Today we have so many ways to be part of a community – whether virtual or in real life – yes religion, and also communities based in work, sports, music, shopping, theatre, food, friends and family …and more, and then there are all the social media community options…..

They provide us with support and a sense of belonging.  A sense of shared purpose with others.  Community is one of our basic human needs that, if not met, leaves us with a sense of dissatisfaction with life, and a lack of balance. Or worse.

If you stop now and think…..  What communities are you part of.  Why not list them out.  How important are each of them to you?  Where would you like to spend more time?  What would that give you?  And what would that mean for your other priorities?

But what about communities you’d like to be part of but never ventured into?  Communities that might challenge your thinking, your attitudes, your experience – and ultimately help you grow and develop in some way.

That little voice of our primitive brain is still there sometimes, telling us whether it’ll be safe or not.  Just like the parents of that couple 40 years ago.  And yet there they are, still happily married with a richer life because of it.  From the joining of their two religions, they’ve had a great breadth and depth of conversation about how to live their lives together, how to raise their children.  And apparently their kids were the most enthusiastic with the most mature perspectives in RE class, because of their broader and more varied experience.  And they’ve benefitted from the support of two communities rather than one.

So what communities do you want to join that could broaden your horizons and give you a new perspective or a new challenge?  And what’s stopping you?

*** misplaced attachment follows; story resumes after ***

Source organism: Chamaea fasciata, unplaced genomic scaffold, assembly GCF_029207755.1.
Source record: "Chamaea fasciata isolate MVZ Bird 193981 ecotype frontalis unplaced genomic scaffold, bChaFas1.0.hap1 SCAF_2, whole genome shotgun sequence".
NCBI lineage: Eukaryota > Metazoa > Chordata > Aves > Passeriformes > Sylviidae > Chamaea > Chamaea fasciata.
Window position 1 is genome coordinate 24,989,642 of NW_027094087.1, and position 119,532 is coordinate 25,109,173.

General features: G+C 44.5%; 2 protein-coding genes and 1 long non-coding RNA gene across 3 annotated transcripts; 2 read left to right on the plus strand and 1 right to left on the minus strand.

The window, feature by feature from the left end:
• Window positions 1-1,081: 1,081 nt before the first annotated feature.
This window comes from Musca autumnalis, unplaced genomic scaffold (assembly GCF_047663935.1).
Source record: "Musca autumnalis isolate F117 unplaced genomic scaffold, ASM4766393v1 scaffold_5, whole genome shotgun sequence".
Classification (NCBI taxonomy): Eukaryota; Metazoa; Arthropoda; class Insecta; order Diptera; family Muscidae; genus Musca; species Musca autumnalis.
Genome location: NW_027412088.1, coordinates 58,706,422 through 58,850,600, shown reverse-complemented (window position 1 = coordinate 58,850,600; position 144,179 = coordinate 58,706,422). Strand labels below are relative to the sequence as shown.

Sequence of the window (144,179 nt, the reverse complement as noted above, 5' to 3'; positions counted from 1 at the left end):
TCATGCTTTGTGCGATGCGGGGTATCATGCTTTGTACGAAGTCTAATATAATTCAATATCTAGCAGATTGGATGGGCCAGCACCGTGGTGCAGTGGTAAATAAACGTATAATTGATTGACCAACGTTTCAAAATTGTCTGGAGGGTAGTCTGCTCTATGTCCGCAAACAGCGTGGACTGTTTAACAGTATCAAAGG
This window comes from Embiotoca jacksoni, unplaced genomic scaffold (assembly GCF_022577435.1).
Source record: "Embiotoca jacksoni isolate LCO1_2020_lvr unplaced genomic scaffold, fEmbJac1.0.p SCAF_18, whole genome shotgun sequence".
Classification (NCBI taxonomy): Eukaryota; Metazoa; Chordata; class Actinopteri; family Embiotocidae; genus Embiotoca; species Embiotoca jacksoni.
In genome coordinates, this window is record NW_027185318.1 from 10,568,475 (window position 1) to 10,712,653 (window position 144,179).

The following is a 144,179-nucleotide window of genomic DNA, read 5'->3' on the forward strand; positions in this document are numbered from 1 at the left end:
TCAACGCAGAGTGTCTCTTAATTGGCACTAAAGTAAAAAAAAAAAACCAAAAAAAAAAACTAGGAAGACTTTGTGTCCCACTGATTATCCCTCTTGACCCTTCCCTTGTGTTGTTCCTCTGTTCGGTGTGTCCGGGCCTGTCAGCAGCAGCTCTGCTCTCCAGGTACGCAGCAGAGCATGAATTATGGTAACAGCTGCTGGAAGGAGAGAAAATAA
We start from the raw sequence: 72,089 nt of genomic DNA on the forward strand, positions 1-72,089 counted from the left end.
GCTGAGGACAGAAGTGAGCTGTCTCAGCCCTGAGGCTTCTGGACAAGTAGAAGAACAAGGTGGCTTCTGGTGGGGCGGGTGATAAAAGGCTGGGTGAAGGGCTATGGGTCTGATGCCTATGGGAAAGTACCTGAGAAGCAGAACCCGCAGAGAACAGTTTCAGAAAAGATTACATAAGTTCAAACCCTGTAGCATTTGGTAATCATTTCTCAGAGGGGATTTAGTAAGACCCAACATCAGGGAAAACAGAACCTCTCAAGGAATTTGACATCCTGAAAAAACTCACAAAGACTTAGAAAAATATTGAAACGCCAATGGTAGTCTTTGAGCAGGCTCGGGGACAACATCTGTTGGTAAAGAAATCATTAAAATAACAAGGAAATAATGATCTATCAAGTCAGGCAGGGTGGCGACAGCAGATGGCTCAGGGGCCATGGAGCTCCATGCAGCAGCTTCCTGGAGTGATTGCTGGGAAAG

I believe in people being the key to success and that success is unlocked by great bosses. And being a boss is a tough job.  

If you believe in this stuff too, get in touch for a chat and let’s see what we could do together – 07718 316 616 or helen.amery@wildfigsolutions.co.uk or take a look at my website to find out more.

Executive Coaching and Development for SME leaders –

creating success for you, for your team, for your business.

[Photo credit – world-visits.blogspot.com]

Some other musings on engagement……and comms

Following on from Gemma Reucroft’s Musings on Engagement No.2 http://hrgemblog.com/2014/01/14/musings-on-engagement-no-2-connections/comment-page-1/#comment-406

I believe there are a number of layers to engagement –

There’s engagement with the purpose of your organisation because you believe what it’s on this earth to achieve (beyond profit)

There’s engagement with the team you’re part of because you’re all connected in delivering something smaller that contributes to that overall purpose

There’s engagement with your line manager because they value you as an individual and have beliefs similar to your’s that you can make your own, so that you go that extra mile without even thinking about it.

[Incidentally, I believe a person’s connection at any of those levels of engagement can be broken by relatively small acts which they deem ‘wrong’, and can lead to resignations. But by far the most powerful connection, and therefore the most likely reason for people to leave, is a break in the connection with their line manager – and therefore this being the most critical engagement route to be maintained. We all know, of course, that people leave their boss, not the organisation.]

But, underpinning all of this, I strongly believe that comms plays a key role. With a significant caveat – if it’s approached in the same ‘Why, How, What’ Golden Circle way.

What’s being seen increasingly in work is the need to talk to people through internal communications about the ‘why’ if the business wants stuff to get done. Some of this might be Gen X starting to be more prevalent in the workforce, but part of it is also about people wanting to have a strong reason why in a world where there are a million conflicting priorities – the things they believe in most will get done. And actually a strong reason why is a critical determining factor of success if you speak to Andy Gilbert of GoMADThinking.

In addition, consistency of messaging in comms, continuously reinforcing the beliefs of the organisation, will maintain those connections to the overall purpose, and therefore continue engagement of employees with why they’re there. I don’t think it’s brainwashing…..!